Disney And Netflix Plan To Boycott Georgia Over Anti-LGBT Bill

The industry peddled its influence in an attempt to kill anti-LGBT legislation. UPDATE: Georgia's governor has vetoed the religious liberty bill.

Hollywood is taking a stand against Georgia's anti-LGBT bill.

Disney and its subsidiary Marvel Studios pledged Wednesday to halt production in the state if the bill, which would legalize a "faith-based" refusal of services to LGBT people, becomes law.

Disney is currently shooting Guardians of the Galaxy: Vol. 2 outside Atlanta. Netflix — which has also shot several projects there, including the upcoming Winona Ryder thriller Stranger Things — joined Disney in threatening a boycott Thursday night.

A number of companies have released statements denouncing the bill, but have not said that they would move their productions from the state; AMC's The Walking Dead is among them, as are Time Warner (which owns HBO and Warner Bros.), Lionsgate, Sony, NBCUniversal, Discovery, CBS, MGM, and Open Road Films. The new Baywatch movie, starring Dwayne "The Rock" Johnson and Zac Efron, is currently filming in Savannah. A representative for the studio did not immediately reply to BuzzFeed News' request for a comment regarding their stance on the bill.

Georgia has a generous tax incentive for filming, which has made it one of the most popular locations for production outside California and New York; film and television production are a robust part of the state's economy.

There have been several signs that Hollywood will not have to follow through on its boycott threats. On March 3, the governor of Georgia indicated that he would not sign the bill into law. Significantly, Gov. Nathan Deal has also proactively courted Hollywood's in-state spending. Last May, when he was in L.A. to host a reception for producers and studio executives, he lauded the industry to the Los Angeles Times: "It's good for Georgia and it's good for business," he said.

Still, a spokesperson for the Human Rights Campaign told BuzzFeed News in an email, "Even in light of the governor's comments [on refusing to legalize discrimination] ... we are incredibly concerned and aren't taking anything for granted. We continue to urge fair-minded Georgians and business leaders across the country to speak out and call on the governor to veto the outrageous legislation."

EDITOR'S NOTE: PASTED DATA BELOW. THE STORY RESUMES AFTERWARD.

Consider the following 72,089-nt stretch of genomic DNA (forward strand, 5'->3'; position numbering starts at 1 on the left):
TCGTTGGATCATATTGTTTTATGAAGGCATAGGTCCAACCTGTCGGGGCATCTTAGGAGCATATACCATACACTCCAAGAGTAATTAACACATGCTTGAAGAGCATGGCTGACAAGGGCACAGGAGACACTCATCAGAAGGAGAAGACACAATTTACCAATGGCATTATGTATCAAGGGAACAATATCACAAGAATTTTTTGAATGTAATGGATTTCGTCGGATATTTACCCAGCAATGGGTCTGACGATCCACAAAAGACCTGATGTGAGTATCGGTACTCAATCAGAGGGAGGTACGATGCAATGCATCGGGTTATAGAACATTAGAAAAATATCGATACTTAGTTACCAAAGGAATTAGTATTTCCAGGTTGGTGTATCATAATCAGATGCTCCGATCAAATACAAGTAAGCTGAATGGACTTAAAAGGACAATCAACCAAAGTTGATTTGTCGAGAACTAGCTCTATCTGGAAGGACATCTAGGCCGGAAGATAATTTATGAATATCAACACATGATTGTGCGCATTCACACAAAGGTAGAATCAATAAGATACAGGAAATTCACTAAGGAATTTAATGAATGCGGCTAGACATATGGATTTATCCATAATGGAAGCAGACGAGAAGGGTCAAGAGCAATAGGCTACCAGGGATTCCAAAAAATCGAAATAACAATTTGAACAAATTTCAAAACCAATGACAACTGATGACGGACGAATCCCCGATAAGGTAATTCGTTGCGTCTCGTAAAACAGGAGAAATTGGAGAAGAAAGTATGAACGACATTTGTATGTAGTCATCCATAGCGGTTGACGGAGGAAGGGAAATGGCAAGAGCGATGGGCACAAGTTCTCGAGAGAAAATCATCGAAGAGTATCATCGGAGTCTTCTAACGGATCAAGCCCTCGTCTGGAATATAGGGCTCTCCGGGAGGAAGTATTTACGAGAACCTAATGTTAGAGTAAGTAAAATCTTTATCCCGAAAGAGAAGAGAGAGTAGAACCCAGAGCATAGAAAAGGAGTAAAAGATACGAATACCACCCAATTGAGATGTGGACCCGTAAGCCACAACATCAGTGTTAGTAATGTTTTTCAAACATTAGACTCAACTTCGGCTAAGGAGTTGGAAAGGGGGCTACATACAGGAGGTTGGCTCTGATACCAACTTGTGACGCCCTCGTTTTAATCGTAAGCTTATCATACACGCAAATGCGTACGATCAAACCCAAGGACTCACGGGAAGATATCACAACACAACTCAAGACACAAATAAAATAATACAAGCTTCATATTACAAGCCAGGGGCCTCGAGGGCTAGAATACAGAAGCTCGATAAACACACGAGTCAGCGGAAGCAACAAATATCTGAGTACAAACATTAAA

While the bill reached the governor's desk on March 16, the Hollywood outcry was apparently triggered March 24, when the HRC's president, Chad Griffin, called on the industry at its Los Angeles gala to boycott production in the state should Deal sign off on the bill. Between Saturday's gala and Thursday, they gathered 40 signatures of Hollywood bigwigs for an open letter to the governor saying they "plan to take [their] business elsewhere if any legislation sanctioning discrimination is signed into state law."

Neither Netflix nor Disney responded to BuzzFeed News' question as to whether they would refuse to do business in any state that passed anti-LGBT legislation. ABC, which is owned by Disney, is filming a remake of Dirty Dancing in North Carolina, the state that just struck down a Charlotte ordinance that would have allowed transgender people to use the bathrooms that matched their gender identity. Lionsgate, which is producing Dirty Dancing, emailed BuzzFeed News a statement on Friday saying the current production would continue "given our obligation to the hundreds of people in the state employed by the production. However, we will be hard pressed to continue our relationship with North Carolina if this regressive law remains on the books."

In North Carolina, however, the current governor has not been a strong supporter of keeping production there.

Also, in February 2015, Louisiana police booked two men for "crimes against nature" under an anti-sodomy law that, despite being declared unconstitutional in 2003, is still on the books in the state. Louisiana is another popular state for film productions, although no studio or network has boycotted it.

On Twitter, a Georgia senator who supported the bill mocked the Hollywood boycott. He also engaged with people who called him a bigot and an "evil moron," suggesting that people who found anti-LGBT legislation repugnant were the real bigots.

The Georgia governor has until May 3 to reach a decision.


On Monday, Georgia governor Nathan Deal vetoed the religious liberty bill, noting it "doesn’t reflect the character of our state or the character of our people."


This article has been updated with a comment from Lionsgate regarding North Carolina, which you can read below in full:

The legislation hastily enacted by the State of North Carolina today is deplorable and discriminatory, and it runs counter to everything we stand for. Our Dirty Dancing 3-hour filmed musical event, which celebrates the principles of inclusiveness, diversity and tolerance, will go forward given our obligation to the hundreds of people in the state employed by the production. However, we will be hard pressed to continue our relationship with North Carolina if this regressive law remains on the books.

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